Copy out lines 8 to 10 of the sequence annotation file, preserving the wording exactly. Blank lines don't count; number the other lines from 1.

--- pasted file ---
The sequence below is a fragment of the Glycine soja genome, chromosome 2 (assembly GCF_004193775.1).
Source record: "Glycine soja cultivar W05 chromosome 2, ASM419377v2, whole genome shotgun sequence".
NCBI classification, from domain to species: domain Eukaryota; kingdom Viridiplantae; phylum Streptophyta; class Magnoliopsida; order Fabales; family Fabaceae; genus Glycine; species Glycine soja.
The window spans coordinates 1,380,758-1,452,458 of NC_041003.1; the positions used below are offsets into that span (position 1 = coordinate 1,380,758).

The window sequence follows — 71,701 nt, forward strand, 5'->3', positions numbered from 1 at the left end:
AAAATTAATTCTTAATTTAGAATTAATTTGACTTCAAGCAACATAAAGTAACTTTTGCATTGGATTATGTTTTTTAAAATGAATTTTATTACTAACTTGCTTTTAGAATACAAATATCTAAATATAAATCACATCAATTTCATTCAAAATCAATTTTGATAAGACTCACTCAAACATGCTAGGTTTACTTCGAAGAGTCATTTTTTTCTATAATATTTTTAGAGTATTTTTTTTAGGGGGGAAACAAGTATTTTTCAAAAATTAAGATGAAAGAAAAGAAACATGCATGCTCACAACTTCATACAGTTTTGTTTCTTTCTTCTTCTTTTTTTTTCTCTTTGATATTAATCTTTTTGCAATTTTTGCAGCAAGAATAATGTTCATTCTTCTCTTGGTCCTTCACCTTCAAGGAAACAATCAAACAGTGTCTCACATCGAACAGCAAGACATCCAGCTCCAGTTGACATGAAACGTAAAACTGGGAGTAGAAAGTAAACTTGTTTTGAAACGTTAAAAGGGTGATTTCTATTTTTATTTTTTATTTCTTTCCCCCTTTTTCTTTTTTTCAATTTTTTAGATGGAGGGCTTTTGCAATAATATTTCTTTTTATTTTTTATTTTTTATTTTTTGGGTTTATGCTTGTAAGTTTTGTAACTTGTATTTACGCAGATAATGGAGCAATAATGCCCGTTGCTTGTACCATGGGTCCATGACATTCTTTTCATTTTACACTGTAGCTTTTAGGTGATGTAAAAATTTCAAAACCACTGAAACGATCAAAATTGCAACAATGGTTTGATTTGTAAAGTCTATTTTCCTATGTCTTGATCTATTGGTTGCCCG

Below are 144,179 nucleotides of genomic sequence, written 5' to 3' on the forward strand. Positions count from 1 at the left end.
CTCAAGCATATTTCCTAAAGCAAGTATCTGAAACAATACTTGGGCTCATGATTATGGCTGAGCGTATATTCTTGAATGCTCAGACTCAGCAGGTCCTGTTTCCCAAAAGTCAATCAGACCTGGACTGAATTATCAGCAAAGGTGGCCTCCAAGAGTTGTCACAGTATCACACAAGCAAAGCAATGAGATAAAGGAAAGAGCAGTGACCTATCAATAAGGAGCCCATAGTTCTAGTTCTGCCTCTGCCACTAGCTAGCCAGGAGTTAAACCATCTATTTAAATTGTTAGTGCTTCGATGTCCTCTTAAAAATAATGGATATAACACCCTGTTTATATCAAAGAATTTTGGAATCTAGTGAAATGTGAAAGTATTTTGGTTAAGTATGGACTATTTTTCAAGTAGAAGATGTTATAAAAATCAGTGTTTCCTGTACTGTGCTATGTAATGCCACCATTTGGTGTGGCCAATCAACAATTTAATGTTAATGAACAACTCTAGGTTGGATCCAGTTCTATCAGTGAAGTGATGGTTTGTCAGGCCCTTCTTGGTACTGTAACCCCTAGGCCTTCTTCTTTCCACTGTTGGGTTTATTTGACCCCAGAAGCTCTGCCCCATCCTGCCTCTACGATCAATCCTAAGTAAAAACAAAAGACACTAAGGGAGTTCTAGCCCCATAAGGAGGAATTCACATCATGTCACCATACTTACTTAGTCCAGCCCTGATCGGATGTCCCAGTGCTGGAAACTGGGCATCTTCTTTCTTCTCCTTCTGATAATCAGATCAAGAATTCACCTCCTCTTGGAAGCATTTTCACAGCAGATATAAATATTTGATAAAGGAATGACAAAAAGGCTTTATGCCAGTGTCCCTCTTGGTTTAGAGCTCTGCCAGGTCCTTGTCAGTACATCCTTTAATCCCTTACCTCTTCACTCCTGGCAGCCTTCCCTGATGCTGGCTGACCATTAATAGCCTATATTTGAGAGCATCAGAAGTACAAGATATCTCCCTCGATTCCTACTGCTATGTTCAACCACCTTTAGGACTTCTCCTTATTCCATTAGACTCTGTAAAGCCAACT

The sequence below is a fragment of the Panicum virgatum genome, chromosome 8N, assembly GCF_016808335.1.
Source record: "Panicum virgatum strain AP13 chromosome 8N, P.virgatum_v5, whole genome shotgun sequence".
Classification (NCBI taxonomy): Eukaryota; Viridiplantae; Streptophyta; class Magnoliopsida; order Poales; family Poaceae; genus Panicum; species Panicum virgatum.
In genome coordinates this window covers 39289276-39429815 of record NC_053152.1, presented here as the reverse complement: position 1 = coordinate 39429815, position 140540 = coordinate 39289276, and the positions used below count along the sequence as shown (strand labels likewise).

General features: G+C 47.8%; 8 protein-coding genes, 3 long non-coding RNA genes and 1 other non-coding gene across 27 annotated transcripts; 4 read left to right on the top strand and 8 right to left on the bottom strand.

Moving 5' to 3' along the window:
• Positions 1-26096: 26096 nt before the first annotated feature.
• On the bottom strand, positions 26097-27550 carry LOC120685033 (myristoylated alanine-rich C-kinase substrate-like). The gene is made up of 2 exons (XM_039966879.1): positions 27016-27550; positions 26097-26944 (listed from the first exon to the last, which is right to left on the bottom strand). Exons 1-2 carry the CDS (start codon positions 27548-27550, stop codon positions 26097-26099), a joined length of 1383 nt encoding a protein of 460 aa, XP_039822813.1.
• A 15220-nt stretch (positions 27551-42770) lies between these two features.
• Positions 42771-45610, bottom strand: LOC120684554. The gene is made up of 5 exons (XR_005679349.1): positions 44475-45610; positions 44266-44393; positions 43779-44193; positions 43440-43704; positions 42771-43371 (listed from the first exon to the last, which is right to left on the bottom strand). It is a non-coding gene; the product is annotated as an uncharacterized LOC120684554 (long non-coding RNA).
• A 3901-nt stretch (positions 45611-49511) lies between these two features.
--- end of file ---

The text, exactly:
CTCAAGCATATTTCCTAAAGCAAGTATCTGAAACAATACTTGGGCTCATGATTATGGCTGAGCGTATATTCTTGAATGCTCAGACTCAGCAGGTCCTGTTTCCCAAAAGTCAATCAGACCTGGACTGAATTATCAGCAAAGGTGGCCTCCAAGAGTTGTCACAGTATCACACAAGCAAAGCAATGAGATAAAGGAAAGAGCAGTGACCTATCAATAAGGAGCCCATAGTTCTAGTTCTGCCTCTGCCACTAGCTAGCCAGGAGTTAAACCATCTATTTAAATTGTTAGTGCTTCGATGTCCTCTTAAAAATAATGGATATAACACCCTGTTTATATCAAAGAATTTTGGAATCTAGTGAAATGTGAAAGTATTTTGGTTAAGTATGGACTATTTTTCAAGTAGAAGATGTTATAAAAATCAGTGTTTCCTGTACTGTGCTATGTAATGCCACCATTTGGTGTGGCCAATCAACAATTTAATGTTAATGAACAACTCTAGGTTGGATCCAGTTCTATCAGTGAAGTGATGGTTTGTCAGGCCCTTCTTGGTACTGTAACCCCTAGGCCTTCTTCTTTCCACTGTTGGGTTTATTTGACCCCAGAAGCTCTGCCCCATCCTGCCTCTACGATCAATCCTAAGTAAAAACAAAAGACACTAAGGGAGTTCTAGCCCCATAAGGAGGAATTCACATCATGTCACCATACTTACTTAGTCCAGCCCTGATCGGATGTCCCAGTGCTGGAAACTGGGCATCTTCTTTCTTCTCCTTCTGATAATCAGATCAAGAATTCACCTCCTCTTGGAAGCATTTTCACAGCAGATATAAATATTTGATAAAGGAATGACAAAAAGGCTTTATGCCAGTGTCCCTCTTGGTTTAGAGCTCTGCCAGGTCCTTGTCAGTACATCCTTTAATCCCTTACCTCTTCACTCCTGGCAGCCTTCCCTGATGCTGGCTGACCATTAATAGCCTATATTTGAGAGCATCAGAAGTACAAGATATCTCCCTCGATTCCTACTGCTATGTTCAACCACCTTTAGGACTTCTCCTTATTCCATTAGACTCTGTAAAGCCAACT

The sequence below is a fragment of the Panicum virgatum genome, chromosome 8N, assembly GCF_016808335.1.
Source record: "Panicum virgatum strain AP13 chromosome 8N, P.virgatum_v5, whole genome shotgun sequence".